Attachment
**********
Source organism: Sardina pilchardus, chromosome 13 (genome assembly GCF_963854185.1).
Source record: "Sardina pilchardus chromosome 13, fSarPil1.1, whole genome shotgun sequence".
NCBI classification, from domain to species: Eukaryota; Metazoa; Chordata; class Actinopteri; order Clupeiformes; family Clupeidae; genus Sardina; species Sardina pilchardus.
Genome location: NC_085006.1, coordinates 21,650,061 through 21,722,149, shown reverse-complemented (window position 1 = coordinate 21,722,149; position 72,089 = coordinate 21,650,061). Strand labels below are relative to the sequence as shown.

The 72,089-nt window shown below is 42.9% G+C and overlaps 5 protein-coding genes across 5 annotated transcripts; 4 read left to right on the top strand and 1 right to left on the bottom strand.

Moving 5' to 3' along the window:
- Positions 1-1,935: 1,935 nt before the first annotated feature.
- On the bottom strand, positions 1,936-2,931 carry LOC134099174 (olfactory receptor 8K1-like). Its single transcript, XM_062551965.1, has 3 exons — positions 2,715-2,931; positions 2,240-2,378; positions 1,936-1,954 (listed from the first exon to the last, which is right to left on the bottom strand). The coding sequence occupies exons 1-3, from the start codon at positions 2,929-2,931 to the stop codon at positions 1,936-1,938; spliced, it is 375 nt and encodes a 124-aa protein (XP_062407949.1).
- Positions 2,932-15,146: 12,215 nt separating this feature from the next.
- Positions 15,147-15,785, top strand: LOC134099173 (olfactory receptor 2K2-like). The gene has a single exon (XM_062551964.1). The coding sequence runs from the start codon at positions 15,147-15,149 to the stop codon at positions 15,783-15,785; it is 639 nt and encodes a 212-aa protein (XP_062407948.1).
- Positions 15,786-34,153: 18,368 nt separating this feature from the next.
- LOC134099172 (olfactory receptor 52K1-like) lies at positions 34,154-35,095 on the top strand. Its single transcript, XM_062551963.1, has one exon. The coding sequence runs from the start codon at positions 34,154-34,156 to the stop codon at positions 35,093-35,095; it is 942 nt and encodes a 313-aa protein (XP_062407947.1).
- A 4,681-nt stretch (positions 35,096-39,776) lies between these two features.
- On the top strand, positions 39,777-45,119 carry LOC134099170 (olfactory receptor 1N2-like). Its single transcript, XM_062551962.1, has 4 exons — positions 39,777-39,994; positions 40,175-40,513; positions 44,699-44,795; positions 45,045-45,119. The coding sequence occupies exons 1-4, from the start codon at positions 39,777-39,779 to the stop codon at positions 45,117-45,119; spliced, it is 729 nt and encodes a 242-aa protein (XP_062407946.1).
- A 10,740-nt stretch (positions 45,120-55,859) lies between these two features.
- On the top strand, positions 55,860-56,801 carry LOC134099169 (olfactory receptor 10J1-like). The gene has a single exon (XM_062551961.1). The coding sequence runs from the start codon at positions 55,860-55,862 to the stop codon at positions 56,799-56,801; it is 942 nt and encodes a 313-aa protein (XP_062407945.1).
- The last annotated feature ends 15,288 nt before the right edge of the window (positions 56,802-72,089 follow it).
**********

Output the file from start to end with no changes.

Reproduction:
Source organism: Sardina pilchardus, chromosome 13 (genome assembly GCF_963854185.1).
Source record: "Sardina pilchardus chromosome 13, fSarPil1.1, whole genome shotgun sequence".
NCBI classification, from domain to species: Eukaryota; Metazoa; Chordata; class Actinopteri; order Clupeiformes; family Clupeidae; genus Sardina; species Sardina pilchardus.
Genome location: NC_085006.1, coordinates 21,650,061 through 21,722,149, shown reverse-complemented (window position 1 = coordinate 21,722,149; position 72,089 = coordinate 21,650,061). Strand labels below are relative to the sequence as shown.

The 72,089-nt window shown below is 42.9% G+C and overlaps 5 protein-coding genes across 5 annotated transcripts; 4 read left to right on the top strand and 1 right to left on the bottom strand.

Moving 5' to 3' along the window:
- Positions 1-1,935: 1,935 nt before the first annotated feature.
- On the bottom strand, positions 1,936-2,931 carry LOC134099174 (olfactory receptor 8K1-like). Its single transcript, XM_062551965.1, has 3 exons — positions 2,715-2,931; positions 2,240-2,378; positions 1,936-1,954 (listed from the first exon to the last, which is right to left on the bottom strand). The coding sequence occupies exons 1-3, from the start codon at positions 2,929-2,931 to the stop codon at positions 1,936-1,938; spliced, it is 375 nt and encodes a 124-aa protein (XP_062407949.1).
- Positions 2,932-15,146: 12,215 nt separating this feature from the next.
- Positions 15,147-15,785, top strand: LOC134099173 (olfactory receptor 2K2-like). The gene has a single exon (XM_062551964.1). The coding sequence runs from the start codon at positions 15,147-15,149 to the stop codon at positions 15,783-15,785; it is 639 nt and encodes a 212-aa protein (XP_062407948.1).
- Positions 15,786-34,153: 18,368 nt separating this feature from the next.
- LOC134099172 (olfactory receptor 52K1-like) lies at positions 34,154-35,095 on the top strand. Its single transcript, XM_062551963.1, has one exon. The coding sequence runs from the start codon at positions 34,154-34,156 to the stop codon at positions 35,093-35,095; it is 942 nt and encodes a 313-aa protein (XP_062407947.1).
- A 4,681-nt stretch (positions 35,096-39,776) lies between these two features.
- On the top strand, positions 39,777-45,119 carry LOC134099170 (olfactory receptor 1N2-like). Its single transcript, XM_062551962.1, has 4 exons — positions 39,777-39,994; positions 40,175-40,513; positions 44,699-44,795; positions 45,045-45,119. The coding sequence occupies exons 1-4, from the start codon at positions 39,777-39,779 to the stop codon at positions 45,117-45,119; spliced, it is 729 nt and encodes a 242-aa protein (XP_062407946.1).
- A 10,740-nt stretch (positions 45,120-55,859) lies between these two features.
- On the top strand, positions 55,860-56,801 carry LOC134099169 (olfactory receptor 10J1-like). The gene has a single exon (XM_062551961.1). The coding sequence runs from the start codon at positions 55,860-55,862 to the stop codon at positions 56,799-56,801; it is 942 nt and encodes a 313-aa protein (XP_062407945.1).
- The last annotated feature ends 15,288 nt before the right edge of the window (positions 56,802-72,089 follow it).